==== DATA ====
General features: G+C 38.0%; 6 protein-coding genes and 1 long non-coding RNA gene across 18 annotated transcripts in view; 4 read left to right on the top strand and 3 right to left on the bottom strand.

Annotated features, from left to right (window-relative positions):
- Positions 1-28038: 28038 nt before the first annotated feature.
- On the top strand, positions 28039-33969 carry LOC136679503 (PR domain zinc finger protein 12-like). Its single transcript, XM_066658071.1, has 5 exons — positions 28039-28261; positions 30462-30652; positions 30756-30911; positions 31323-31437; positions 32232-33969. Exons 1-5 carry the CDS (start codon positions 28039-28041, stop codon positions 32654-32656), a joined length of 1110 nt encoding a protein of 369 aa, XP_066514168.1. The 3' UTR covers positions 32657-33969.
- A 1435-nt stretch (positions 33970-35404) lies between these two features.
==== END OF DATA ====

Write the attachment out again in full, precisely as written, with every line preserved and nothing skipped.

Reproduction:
General features: G+C 38.0%; 6 protein-coding genes and 1 long non-coding RNA gene across 18 annotated transcripts in view; 4 read left to right on the top strand and 3 right to left on the bottom strand.

Annotated features, from left to right (window-relative positions):
- Positions 1-28038: 28038 nt before the first annotated feature.
- On the top strand, positions 28039-33969 carry LOC136679503 (PR domain zinc finger protein 12-like). Its single transcript, XM_066658071.1, has 5 exons — positions 28039-28261; positions 30462-30652; positions 30756-30911; positions 31323-31437; positions 32232-33969. Exons 1-5 carry the CDS (start codon positions 28039-28041, stop codon positions 32654-32656), a joined length of 1110 nt encoding a protein of 369 aa, XP_066514168.1. The 3' UTR covers positions 32657-33969.
- A 1435-nt stretch (positions 33970-35404) lies between these two features.